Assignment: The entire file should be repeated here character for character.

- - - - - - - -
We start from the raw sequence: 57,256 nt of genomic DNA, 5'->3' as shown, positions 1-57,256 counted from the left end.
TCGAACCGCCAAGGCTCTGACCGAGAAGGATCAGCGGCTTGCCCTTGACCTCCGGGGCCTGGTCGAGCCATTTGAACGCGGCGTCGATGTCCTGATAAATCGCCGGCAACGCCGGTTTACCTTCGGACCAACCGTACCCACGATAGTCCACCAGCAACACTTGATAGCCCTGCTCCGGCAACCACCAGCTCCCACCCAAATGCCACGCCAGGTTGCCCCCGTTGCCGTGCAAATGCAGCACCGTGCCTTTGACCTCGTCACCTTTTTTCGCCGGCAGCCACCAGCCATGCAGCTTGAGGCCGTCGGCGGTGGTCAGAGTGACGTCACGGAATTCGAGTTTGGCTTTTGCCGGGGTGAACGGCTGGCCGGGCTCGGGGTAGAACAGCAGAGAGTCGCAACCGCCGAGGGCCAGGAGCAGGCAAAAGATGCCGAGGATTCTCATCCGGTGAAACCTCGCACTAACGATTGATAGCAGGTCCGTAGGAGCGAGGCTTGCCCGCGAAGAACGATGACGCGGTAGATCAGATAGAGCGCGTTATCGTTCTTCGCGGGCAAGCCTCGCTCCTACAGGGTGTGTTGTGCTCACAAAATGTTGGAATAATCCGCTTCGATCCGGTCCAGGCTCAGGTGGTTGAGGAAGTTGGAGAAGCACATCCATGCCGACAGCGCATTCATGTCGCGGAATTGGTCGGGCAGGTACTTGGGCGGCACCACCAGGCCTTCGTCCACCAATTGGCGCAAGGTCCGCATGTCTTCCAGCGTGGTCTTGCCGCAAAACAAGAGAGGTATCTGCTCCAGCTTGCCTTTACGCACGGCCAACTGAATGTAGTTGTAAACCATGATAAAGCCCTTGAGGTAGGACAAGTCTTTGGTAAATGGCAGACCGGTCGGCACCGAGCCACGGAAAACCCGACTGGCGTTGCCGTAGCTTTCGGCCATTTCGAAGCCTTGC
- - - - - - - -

We start from the raw sequence: 57,256 nt of genomic DNA, 5'->3' as shown, positions 1-57,256 counted from the left end.
TCGAACCGCCAAGGCTCTGACCGAGAAGGATCAGCGGCTTGCCCTTGACCTCCGGGGCCTGGTCGAGCCATTTGAACGCGGCGTCGATGTCCTGATAAATCGCCGGCAACGCCGGTTTACCTTCGGACCAACCGTACCCACGATAGTCCACCAGCAACACTTGATAGCCCTGCTCCGGCAACCACCAGCTCCCACCCAAATGCCACGCCAGGTTGCCCCCGTTGCCGTGCAAATGCAGCACCGTGCCTTTGACCTCGTCACCTTTTTTCGCCGGCAGCCACCAGCCATGCAGCTTGAGGCCGTCGGCGGTGGTCAGAGTGACGTCACGGAATTCGAGTTTGGCTTTTGCCGGGGTGAACGGCTGGCCGGGCTCGGGGTAGAACAGCAGAGAGTCGCAACCGCCGAGGGCCAGGAGCAGGCAAAAGATGCCGAGGATTCTCATCCGGTGAAACCTCGCACTAACGATTGATAGCAGGTCCGTAGGAGCGAGGCTTGCCCGCGAAGAACGATGACGCGGTAGATCAGATAGAGCGCGTTATCGTTCTTCGCGGGCAAGCCTCGCTCCTACAGGGTGTGTTGTGCTCACAAAATGTTGGAATAATCCGCTTCGATCCGGTCCAGGCTCAGGTGGTTGAGGAAGTTGGAGAAGCACATCCATGCCGACAGCGCATTCATGTCGCGGAATTGGTCGGGCAGGTACTTGGGCGGCACCACCAGGCCTTCGTCCACCAATTGGCGCAAGGTCCGCATGTCTTCCAGCGTGGTCTTGCCGCAAAACAAGAGAGGTATCTGCTCCAGCTTGCCTTTACGCACGGCCAACTGAATGTAGTTGTAAACCATGATAAAGCCCTTGAGGTAGGACAAGTCTTTGGTAAATGGCAGACCGGTCGGCACCGAGCCACGGAAAACCCGACTGGCGTTGCCGTAGCTTTCGGCCATTTCGAAGCCTTGC